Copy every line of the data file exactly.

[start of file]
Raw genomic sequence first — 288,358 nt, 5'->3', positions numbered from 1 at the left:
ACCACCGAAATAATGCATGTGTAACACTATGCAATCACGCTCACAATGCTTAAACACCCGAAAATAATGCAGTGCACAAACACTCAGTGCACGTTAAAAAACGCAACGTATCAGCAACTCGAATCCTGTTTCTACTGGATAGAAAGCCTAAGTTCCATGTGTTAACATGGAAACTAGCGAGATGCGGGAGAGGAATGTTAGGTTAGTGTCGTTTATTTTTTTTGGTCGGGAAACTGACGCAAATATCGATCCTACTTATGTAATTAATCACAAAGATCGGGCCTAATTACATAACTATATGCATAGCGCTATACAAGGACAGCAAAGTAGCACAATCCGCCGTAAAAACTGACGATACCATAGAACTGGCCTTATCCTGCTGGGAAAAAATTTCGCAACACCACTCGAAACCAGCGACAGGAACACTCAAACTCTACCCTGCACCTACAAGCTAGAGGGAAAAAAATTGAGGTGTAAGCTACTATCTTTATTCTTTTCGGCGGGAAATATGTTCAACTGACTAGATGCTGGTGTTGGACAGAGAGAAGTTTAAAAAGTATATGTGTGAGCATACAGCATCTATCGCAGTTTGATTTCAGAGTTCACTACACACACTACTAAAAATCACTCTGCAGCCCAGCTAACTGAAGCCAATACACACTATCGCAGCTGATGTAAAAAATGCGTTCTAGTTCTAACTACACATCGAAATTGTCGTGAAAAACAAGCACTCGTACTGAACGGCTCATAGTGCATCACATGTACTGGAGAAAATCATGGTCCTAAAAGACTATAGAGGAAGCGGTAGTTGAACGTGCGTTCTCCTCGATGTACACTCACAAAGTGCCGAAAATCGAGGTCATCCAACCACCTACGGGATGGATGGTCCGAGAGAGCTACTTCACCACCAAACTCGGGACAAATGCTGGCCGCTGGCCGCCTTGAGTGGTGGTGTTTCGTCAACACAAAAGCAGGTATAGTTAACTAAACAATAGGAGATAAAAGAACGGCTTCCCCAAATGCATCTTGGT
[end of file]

Raw genomic sequence first — 288,358 nt, 5'->3', positions numbered from 1 at the left:
ACCACCGAAATAATGCATGTGTAACACTATGCAATCACGCTCACAATGCTTAAACACCCGAAAATAATGCAGTGCACAAACACTCAGTGCACGTTAAAAAACGCAACGTATCAGCAACTCGAATCCTGTTTCTACTGGATAGAAAGCCTAAGTTCCATGTGTTAACATGGAAACTAGCGAGATGCGGGAGAGGAATGTTAGGTTAGTGTCGTTTATTTTTTTTGGTCGGGAAACTGACGCAAATATCGATCCTACTTATGTAATTAATCACAAAGATCGGGCCTAATTACATAACTATATGCATAGCGCTATACAAGGACAGCAAAGTAGCACAATCCGCCGTAAAAACTGACGATACCATAGAACTGGCCTTATCCTGCTGGGAAAAAATTTCGCAACACCACTCGAAACCAGCGACAGGAACACTCAAACTCTACCCTGCACCTACAAGCTAGAGGGAAAAAAATTGAGGTGTAAGCTACTATCTTTATTCTTTTCGGCGGGAAATATGTTCAACTGACTAGATGCTGGTGTTGGACAGAGAGAAGTTTAAAAAGTATATGTGTGAGCATACAGCATCTATCGCAGTTTGATTTCAGAGTTCACTACACACACTACTAAAAATCACTCTGCAGCCCAGCTAACTGAAGCCAATACACACTATCGCAGCTGATGTAAAAAATGCGTTCTAGTTCTAACTACACATCGAAATTGTCGTGAAAAACAAGCACTCGTACTGAACGGCTCATAGTGCATCACATGTACTGGAGAAAATCATGGTCCTAAAAGACTATAGAGGAAGCGGTAGTTGAACGTGCGTTCTCCTCGATGTACACTCACAAAGTGCCGAAAATCGAGGTCATCCAACCACCTACGGGATGGATGGTCCGAGAGAGCTACTTCACCACCAAACTCGGGACAAATGCTGGCCGCTGGCCGCCTTGAGTGGTGGTGTTTCGTCAACACAAAAGCAGGTATAGTTAACTAAACAATAGGAGATAAAAGAACGGCTTCCCCAAATGCATCTTGGT